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Wal-Mart Jump-Starts Holiday Season

Wal-Mart has fired the first volley of Holiday 2005, setting the stage for what could be a bruising promotional season for CE dealers.

The world’s largest retailer got a jump start on the period by breaking a 32-page circular on Oct. 30 under its new seasonal theme, “Home for the Holidays.” The first third of the insert was devoted to electronics, and the featured front page item was a 51-inch CRT rear-projection integrated HDTV from Philips’ Magnavox line carrying an $897 price point.

“We know from last year,” observed Wal-Mart’s chief marketing officer John Fleming, “that our competitors aren’t waiting until after Thanksgiving to drop prices.”

Two days later, on Nov. 1, Wal-Mart broke what Fleming described as “the earliest and most aggressive holiday launch in our history.” The campaign carries the “Home for the Holidays” tag across all media channels, including TV, radio, print, online and in-store signage, and features such celebrity endorsers as Garth Brooks, Destiny’s Child, Martina McBride, Jesse McCartney and Queen Latifah.

“We want to establish Wal-Mart as the destination for holiday shoppers,” Fleming said — while getting consumers into stores ahead of the first home heating bills.

Given its size, influence and standing as the No. 2 electronics seller, Wal-Mart’s actions reverberate throughout the CE marketplace as specialty leaders Best Buy and Circuit City respond to the discounter’s price and merchandising moves.

This season promises to be especially confrontational as Wal-Mart makes up for the mistakes of November 2004, when it sharply narrowed its promotional mix in pursuit of improved profitability. The result was flat sales for the month. (The company was also responding to criticism for the prior year’s playthings price war that ultimately sent KB Toys into bankruptcy and resulted in the sale of Toys “R” Us to an investor group.)

Wal-Mart tipped its hand on its holiday strategy in September when CEO Lee Scott told analysts at a Prudential investor conference that “We were extraordinarily aggressive [in back-to-school pricing]. I think it sets the tone for what the holiday is going to be like. We are going to be very aggressive.”

Also raising the holiday stakes is Wal-Mart’s selection of CE as one of three stake-in-the-ground categories (including home fashions and apparel) that it is re-merchandising with better quality goods in order to draw more affluent shoppers. The strategy taps into Target’s successful “mass with class” formula, and is designed to diversify Wal-Mart’s traditional low-income customer base, which it expects will be hardest hit by high fuel costs this season.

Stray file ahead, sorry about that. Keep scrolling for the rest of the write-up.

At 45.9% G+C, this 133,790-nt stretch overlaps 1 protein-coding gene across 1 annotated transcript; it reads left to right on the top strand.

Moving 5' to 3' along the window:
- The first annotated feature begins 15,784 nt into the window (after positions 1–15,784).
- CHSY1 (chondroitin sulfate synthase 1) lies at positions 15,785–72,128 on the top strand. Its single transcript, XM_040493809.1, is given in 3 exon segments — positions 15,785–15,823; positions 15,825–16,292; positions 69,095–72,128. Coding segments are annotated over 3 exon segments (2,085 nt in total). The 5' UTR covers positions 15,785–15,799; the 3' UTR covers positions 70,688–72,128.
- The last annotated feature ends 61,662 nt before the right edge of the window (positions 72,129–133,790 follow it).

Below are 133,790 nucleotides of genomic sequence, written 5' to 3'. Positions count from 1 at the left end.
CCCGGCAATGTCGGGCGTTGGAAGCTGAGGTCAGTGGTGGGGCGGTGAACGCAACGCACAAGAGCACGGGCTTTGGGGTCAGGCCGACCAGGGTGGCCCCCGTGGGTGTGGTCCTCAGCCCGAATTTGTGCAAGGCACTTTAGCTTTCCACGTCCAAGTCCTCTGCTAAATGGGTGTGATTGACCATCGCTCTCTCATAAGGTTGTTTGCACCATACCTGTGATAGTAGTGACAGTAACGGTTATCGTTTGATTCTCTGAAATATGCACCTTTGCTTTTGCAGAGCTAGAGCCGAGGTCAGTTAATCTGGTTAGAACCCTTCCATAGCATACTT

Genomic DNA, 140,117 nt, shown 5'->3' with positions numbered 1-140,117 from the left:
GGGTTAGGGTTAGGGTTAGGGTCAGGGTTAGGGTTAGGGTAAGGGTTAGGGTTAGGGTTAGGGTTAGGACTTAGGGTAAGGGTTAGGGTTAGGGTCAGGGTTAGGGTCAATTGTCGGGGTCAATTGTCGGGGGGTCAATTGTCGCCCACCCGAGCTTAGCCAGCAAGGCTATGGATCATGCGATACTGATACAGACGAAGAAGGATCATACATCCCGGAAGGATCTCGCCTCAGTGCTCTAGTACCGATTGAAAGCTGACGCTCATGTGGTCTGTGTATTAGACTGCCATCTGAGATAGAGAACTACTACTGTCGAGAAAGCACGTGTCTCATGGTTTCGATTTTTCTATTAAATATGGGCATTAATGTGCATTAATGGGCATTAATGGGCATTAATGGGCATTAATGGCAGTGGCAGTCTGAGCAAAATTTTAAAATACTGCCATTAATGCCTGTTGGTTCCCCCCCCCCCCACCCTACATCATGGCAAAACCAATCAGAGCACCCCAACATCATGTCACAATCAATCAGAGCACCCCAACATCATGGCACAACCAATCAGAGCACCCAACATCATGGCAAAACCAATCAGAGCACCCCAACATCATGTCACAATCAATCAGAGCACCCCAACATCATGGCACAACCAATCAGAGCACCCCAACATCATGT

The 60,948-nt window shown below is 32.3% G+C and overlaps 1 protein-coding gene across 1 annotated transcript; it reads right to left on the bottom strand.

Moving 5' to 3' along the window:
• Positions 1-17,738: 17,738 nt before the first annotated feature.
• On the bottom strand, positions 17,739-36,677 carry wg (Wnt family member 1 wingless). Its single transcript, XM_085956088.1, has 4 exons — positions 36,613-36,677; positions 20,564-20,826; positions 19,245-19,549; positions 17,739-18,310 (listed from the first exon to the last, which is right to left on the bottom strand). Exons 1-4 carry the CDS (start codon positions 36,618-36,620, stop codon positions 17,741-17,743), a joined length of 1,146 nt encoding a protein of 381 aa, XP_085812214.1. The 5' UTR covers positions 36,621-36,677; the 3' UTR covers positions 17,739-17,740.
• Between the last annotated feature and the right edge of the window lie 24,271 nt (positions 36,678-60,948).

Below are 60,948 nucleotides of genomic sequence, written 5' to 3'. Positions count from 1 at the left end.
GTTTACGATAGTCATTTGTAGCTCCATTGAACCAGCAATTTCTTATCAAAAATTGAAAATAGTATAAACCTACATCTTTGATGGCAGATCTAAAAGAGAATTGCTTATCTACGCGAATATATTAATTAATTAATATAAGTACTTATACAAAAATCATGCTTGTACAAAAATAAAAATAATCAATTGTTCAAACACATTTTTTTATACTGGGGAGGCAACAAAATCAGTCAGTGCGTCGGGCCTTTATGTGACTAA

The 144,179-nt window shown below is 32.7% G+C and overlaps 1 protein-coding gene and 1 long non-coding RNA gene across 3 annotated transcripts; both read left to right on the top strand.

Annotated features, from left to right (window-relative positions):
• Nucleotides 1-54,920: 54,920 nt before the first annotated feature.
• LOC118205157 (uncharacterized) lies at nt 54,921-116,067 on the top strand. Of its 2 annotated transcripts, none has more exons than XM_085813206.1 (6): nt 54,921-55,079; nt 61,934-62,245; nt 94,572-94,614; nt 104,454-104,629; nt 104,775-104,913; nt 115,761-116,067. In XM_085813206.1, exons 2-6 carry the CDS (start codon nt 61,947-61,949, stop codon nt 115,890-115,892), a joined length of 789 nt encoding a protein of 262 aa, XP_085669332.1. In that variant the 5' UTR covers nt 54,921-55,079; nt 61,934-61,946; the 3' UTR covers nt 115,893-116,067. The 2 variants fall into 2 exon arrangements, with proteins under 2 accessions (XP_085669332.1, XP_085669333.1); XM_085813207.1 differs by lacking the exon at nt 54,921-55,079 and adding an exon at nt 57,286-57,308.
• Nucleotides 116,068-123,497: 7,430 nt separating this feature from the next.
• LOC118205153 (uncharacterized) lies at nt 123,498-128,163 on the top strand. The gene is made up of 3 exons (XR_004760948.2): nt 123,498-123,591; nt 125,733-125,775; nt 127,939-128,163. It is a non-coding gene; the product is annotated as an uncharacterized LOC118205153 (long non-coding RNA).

Indeed, Wal-Mart has already been seeing sharp declines in discretionary spending at the end of each month, as tapped out consumers await their next paycheck, Scott said. And, as chief financial officer Tom Schoewe acknowledged at a separate analyst conference, “We’re not as well represented at mid- and high price points.”

To that end, the initiative has led to such premium CE additions as the iPod nano; Motorola’s ROKR iTunes-compatible handset; the 1-inch, cube-shaped, $130 mobiBLU 1GB digital audio player; and flat-panel LCD and plasma TVs from Panasonic, along with its first in-store warranty programs to protect them (see sidebar, below).

To move those products, Wal-Mart is hoping to siphon off shoppers from higher-end competitors, including Best Buy. “We want to increase cross-store shopping with our customers,” Fleming told investors at Wal-Mart’s 12th annual analysts’ meeting last month. “Eleven percent of Wal-Mart’s shoppers also shop at Best Buy, but 62 percent of Best Buy’s shoppers also go to Wal-Mart,” he said. “There’s significant opportunity here to increase sales.”

For their part, Best Buy and Circuit City seem prepared to go toe-to-toe with the boys from Bentonville to protect their market share. “We’ll be competitive. We will be at the right price … and we will emphasize the word ‘Best’ in our name,” executive VP/general merchandise manager Ron Boire promised analysts at a Best Buy investor conference last month.

Chief financial officer Darren Jackson said Best Buy will remain both competitive and profitable through better in-store execution under its consumer segmentation initiative, its expanded offering of high-profit services through its Geek Squad IT team and Magnolia custom installers, and price optimization through improved supply chain efficiencies and direct sourcing.

The latter, said Boire, has helped build a 500-item portfolio of high margin, private label CE, IT, furniture and storage bag products under the Insignia, Init, Geek Squad and Dynex house brands.

Circuit City too has indicated its intention to protect its turf in key categories, including advanced TV, where it had recently been offering 27-month, interest-free financing promotions on TVs priced $499 and up.

“Circuit City, similar to last quarter, is determined to drive traffic using promotions,” observed Banc of America Securities analyst David Strasser. “The 27 months is pretty aggressive, and Circuit City is determined to drive the TV business at the expense of margin … leading us to conclude that the holidays are going to get very aggressive.”